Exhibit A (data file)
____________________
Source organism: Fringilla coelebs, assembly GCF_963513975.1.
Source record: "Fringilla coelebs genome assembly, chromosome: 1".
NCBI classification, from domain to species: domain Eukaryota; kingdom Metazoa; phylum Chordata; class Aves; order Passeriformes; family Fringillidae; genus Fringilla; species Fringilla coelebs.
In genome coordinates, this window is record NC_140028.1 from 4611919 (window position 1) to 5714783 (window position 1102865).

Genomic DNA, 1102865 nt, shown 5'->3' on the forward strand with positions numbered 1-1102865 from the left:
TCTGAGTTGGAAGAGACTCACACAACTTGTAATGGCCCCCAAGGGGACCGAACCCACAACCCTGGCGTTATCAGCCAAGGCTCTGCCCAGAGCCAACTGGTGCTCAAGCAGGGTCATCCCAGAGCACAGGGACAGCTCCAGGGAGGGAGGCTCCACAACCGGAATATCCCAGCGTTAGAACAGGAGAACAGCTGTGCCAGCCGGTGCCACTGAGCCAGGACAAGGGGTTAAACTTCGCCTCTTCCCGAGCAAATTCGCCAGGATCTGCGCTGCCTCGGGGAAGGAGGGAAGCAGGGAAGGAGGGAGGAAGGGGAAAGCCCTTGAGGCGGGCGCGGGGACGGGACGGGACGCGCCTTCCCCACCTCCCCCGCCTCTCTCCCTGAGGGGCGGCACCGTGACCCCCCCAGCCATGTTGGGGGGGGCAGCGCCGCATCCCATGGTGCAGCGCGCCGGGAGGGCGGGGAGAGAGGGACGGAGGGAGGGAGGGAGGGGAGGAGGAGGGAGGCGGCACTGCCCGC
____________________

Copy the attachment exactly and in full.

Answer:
Source organism: Fringilla coelebs, assembly GCF_963513975.1.
Source record: "Fringilla coelebs genome assembly, chromosome: 1".
NCBI classification, from domain to species: domain Eukaryota; kingdom Metazoa; phylum Chordata; class Aves; order Passeriformes; family Fringillidae; genus Fringilla; species Fringilla coelebs.
In genome coordinates, this window is record NC_140028.1 from 4611919 (window position 1) to 5714783 (window position 1102865).

Genomic DNA, 1102865 nt, shown 5'->3' on the forward strand with positions numbered 1-1102865 from the left:
TCTGAGTTGGAAGAGACTCACACAACTTGTAATGGCCCCCAAGGGGACCGAACCCACAACCCTGGCGTTATCAGCCAAGGCTCTGCCCAGAGCCAACTGGTGCTCAAGCAGGGTCATCCCAGAGCACAGGGACAGCTCCAGGGAGGGAGGCTCCACAACCGGAATATCCCAGCGTTAGAACAGGAGAACAGCTGTGCCAGCCGGTGCCACTGAGCCAGGACAAGGGGTTAAACTTCGCCTCTTCCCGAGCAAATTCGCCAGGATCTGCGCTGCCTCGGGGAAGGAGGGAAGCAGGGAAGGAGGGAGGAAGGGGAAAGCCCTTGAGGCGGGCGCGGGGACGGGACGGGACGCGCCTTCCCCACCTCCCCCGCCTCTCTCCCTGAGGGGCGGCACCGTGACCCCCCCAGCCATGTTGGGGGGGGCAGCGCCGCATCCCATGGTGCAGCGCGCCGGGAGGGCGGGGAGAGAGGGACGGAGGGAGGGAGGGAGGGGAGGAGGAGGGAGGCGGCACTGCCCGC